Amazon Astro could be the robot we've been waiting for
Inspired by science fiction, cute as a button, capable and smart, Amazon's $1,000 home robot Astro is here to help.
Katie CollinsSenior European Correspondent
Katie a UK-based news reporter and features writer. Officially, she is CNET's European correspondent, covering tech policy and Big Tech in the EU and UK. Unofficially, she serves as CNET's Taylor Swift correspondent. You can also find her writing about tech for good, ethics and human rights, the climate crisis, robots, travel and digital culture. She was once described a "living synth" by London's Evening Standard for having a microchip injected into her hand.
Has Amazon just made the home robot we've all been waiting for? Sure, we've seen some cool and adorable droids over the years that promise to revolutionize our home lives, but they've largely failed to truly meet our needs. Enter Astro. This autonomous robot, which made an appearance at Amazon's fall event on Tuesday, is inspired by science fiction while incorporating features of Amazon's AI technology.
But what can Astro actually do? To start with, it can map your floor plan, and it can follow voice commands, bringing all the benefits of Alexa to an agile pal who can follow you around on wheels. During its presentation, Amazon pitched Astro as a companion robot who can hang out with elderly parents, throwing them a beatboxing party (if that's their thing), and helping them stay in regular contact with family members and friends via video calls.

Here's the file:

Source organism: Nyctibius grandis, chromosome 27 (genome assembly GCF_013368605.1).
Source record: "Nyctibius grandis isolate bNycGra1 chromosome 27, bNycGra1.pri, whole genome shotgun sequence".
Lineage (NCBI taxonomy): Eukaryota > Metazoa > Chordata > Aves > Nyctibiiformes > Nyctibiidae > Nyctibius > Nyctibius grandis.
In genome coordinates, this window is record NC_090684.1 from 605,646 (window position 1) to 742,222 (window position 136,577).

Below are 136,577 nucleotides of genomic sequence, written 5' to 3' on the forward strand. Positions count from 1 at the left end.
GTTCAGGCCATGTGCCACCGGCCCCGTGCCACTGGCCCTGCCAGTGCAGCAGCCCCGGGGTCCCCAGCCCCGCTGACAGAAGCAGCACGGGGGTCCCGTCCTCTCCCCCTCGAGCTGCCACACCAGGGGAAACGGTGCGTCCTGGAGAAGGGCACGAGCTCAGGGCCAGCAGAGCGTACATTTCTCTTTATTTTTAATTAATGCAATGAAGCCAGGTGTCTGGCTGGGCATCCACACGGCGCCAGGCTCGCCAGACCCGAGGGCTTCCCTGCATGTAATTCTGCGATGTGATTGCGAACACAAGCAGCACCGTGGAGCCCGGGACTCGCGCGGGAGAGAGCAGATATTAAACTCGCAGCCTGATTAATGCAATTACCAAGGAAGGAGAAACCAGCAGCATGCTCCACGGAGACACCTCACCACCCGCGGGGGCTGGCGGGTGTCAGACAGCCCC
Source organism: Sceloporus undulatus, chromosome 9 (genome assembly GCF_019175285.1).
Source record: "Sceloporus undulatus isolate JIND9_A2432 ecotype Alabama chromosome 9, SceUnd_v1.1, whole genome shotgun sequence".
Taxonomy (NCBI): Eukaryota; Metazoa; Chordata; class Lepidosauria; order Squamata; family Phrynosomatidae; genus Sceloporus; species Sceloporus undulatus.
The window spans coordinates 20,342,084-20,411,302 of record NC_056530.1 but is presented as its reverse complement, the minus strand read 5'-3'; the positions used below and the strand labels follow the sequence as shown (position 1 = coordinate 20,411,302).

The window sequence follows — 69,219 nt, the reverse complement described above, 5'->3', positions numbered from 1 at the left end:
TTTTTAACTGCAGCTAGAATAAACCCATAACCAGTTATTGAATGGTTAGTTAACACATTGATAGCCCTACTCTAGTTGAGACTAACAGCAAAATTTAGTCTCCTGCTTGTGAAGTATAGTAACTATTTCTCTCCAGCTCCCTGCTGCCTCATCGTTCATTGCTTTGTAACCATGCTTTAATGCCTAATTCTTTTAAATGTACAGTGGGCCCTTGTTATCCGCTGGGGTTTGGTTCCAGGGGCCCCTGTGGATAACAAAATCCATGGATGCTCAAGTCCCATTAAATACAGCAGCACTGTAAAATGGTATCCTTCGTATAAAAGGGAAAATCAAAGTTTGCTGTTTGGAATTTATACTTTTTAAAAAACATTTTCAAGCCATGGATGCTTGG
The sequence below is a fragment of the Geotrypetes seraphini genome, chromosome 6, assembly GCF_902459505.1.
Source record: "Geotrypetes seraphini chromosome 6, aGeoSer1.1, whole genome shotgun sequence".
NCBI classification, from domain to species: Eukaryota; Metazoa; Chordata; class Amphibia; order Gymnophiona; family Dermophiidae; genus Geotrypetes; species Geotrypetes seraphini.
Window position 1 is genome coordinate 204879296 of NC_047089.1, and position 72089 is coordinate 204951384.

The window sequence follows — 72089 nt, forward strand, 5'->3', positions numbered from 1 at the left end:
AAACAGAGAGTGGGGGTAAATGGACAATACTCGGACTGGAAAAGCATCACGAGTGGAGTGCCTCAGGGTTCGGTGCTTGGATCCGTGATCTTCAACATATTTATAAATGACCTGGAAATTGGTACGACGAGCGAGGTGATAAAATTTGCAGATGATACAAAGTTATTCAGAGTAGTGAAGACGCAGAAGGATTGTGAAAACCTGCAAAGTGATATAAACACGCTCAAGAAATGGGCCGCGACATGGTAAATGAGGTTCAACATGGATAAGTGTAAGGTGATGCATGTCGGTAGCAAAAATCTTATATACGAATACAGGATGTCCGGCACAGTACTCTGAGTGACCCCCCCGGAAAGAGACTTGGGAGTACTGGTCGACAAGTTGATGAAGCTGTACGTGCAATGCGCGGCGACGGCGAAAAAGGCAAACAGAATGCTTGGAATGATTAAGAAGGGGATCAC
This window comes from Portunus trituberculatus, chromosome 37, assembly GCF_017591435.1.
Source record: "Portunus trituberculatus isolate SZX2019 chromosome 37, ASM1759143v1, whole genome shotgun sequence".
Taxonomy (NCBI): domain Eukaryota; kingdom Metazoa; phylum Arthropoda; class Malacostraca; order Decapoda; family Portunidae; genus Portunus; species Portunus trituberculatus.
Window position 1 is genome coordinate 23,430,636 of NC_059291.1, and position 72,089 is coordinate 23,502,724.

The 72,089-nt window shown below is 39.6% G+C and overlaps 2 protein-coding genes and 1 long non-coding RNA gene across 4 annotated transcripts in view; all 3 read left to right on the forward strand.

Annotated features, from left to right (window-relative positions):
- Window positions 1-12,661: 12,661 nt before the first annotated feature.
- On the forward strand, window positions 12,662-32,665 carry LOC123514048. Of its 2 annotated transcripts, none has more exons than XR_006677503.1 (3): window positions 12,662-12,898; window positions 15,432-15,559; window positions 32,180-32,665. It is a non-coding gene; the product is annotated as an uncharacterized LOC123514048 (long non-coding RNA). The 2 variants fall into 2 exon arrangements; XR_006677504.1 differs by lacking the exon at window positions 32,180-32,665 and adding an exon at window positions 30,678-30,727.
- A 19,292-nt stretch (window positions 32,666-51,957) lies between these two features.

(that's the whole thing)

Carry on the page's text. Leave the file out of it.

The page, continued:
Watch this: Amazon's Astro robot is part home helper, part surveillance machine
Thanks to Astro's computer vision, you can also use the robot to check what's going on in your home while you're away. It doesn't look like Astro can play with your pets just yet, but thanks to a dedicated periscope cam that can pop up from the head of the bot, it can check whether your cat is snoozing on the top-most shelf. Among a number of accessories is also a Furbo Dog Camera that can toss treats to your pet. Other accessories include a Ziploc container, an Omron blood pressure monitor and a detachable cup holder. (This last one is the only one included as standard.)
Amazon made a point during its presentation of saying that Astro will respect your privacy. The bot incorporates Alexa's standard privacy features, and owners will be able to denote no-go zones for Astro, and will be able to take advantage of do-not-disturb features to minimize how much Astro moves at certain times of day. That may not be enough to allay the fears of more privacy-conscious buyers, however, who may still be worried about a camera and microphone following them around the house all day.
One thing that's often missing when it comes to home robots is an opportunity to actually buy one. Either they're astronomically expensive, or they turn out to be little more than concept products. Amazon has opened a waiting list for Astro, promising the robot will be available before the end of the year, for $1,000. (UK and Australian prices weren't announced, but that's about £740 or AU$1,380.)
The company is also pledging a long-term commitment to robots, promising there'll be more to come, with Astro 2 already in the works.